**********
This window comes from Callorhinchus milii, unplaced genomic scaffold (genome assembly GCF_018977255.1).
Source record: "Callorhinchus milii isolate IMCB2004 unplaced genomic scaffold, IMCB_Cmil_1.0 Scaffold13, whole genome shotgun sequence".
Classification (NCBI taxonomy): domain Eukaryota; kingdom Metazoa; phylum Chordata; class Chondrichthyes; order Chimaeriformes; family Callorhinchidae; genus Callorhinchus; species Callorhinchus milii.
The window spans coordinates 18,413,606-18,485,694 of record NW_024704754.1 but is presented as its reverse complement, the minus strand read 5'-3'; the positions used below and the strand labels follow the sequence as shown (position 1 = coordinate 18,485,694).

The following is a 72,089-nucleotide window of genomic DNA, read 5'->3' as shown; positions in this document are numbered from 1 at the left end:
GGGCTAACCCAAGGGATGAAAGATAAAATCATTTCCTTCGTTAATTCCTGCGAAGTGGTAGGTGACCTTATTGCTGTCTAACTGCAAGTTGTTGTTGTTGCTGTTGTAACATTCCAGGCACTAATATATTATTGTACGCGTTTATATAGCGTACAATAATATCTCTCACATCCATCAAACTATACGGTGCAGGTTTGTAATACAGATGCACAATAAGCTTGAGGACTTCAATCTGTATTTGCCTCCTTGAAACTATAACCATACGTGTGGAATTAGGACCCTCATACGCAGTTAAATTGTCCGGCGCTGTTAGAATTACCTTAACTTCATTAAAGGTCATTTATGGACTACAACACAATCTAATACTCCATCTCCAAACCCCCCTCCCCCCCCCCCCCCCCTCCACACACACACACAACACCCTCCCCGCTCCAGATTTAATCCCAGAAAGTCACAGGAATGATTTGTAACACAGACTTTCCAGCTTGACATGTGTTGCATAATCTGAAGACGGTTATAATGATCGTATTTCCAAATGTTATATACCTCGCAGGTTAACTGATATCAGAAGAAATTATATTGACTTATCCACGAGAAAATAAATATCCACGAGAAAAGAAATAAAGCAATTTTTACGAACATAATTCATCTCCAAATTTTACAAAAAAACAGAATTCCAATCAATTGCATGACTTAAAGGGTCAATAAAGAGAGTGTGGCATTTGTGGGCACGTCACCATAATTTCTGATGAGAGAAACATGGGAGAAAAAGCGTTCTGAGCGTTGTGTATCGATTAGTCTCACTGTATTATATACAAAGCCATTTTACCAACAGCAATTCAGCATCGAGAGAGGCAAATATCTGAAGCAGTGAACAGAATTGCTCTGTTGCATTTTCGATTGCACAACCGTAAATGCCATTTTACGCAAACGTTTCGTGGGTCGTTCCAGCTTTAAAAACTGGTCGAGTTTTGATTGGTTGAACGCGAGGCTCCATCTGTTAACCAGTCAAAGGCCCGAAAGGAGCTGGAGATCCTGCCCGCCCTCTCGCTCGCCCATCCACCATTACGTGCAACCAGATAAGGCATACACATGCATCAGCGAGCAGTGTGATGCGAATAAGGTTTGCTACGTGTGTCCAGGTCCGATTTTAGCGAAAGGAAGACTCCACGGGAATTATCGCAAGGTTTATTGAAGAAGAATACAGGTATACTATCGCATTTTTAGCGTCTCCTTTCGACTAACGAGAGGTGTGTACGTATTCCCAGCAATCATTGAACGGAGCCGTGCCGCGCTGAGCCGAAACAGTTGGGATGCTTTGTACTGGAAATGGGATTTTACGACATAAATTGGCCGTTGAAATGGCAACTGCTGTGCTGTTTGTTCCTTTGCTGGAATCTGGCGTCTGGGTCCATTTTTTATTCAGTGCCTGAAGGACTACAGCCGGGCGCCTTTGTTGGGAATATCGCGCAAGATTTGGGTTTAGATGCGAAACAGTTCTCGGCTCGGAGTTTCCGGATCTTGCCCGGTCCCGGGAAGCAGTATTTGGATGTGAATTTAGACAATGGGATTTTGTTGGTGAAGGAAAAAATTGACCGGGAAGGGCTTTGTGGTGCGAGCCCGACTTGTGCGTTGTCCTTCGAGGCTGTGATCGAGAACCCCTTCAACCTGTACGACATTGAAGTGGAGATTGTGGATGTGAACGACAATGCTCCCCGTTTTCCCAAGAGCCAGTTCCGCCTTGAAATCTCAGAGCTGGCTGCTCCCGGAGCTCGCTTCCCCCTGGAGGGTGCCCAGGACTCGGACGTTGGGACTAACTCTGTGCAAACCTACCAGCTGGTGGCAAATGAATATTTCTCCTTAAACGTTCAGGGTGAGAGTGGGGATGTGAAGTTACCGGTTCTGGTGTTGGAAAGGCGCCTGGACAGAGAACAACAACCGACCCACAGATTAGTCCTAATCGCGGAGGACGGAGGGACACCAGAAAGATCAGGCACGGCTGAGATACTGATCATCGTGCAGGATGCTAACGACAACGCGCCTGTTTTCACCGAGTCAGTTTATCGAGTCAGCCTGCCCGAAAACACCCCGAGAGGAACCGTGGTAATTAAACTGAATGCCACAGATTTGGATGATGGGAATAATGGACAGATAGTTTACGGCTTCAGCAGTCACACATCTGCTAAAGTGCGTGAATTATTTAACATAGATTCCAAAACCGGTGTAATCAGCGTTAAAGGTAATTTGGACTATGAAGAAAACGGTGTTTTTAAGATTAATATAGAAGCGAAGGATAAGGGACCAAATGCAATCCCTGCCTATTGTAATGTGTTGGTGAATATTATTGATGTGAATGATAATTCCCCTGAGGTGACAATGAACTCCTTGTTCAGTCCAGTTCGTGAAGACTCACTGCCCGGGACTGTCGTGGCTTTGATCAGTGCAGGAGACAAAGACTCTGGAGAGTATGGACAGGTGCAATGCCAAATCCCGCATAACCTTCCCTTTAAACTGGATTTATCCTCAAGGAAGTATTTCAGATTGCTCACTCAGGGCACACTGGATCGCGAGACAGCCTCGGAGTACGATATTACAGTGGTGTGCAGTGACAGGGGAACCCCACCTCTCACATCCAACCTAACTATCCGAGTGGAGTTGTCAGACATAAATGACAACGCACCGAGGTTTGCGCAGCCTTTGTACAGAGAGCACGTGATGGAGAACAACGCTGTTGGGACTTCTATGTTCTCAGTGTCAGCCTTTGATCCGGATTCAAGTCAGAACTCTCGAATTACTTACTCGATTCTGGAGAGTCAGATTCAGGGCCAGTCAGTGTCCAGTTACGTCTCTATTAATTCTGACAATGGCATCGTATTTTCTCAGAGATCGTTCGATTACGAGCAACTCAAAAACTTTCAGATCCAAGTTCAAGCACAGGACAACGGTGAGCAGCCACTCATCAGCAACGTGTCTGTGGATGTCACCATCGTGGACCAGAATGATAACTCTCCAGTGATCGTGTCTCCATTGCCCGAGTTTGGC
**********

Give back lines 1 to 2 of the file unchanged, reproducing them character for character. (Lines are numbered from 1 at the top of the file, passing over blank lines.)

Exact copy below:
This window comes from Callorhinchus milii, unplaced genomic scaffold (genome assembly GCF_018977255.1).
Source record: "Callorhinchus milii isolate IMCB2004 unplaced genomic scaffold, IMCB_Cmil_1.0 Scaffold13, whole genome shotgun sequence".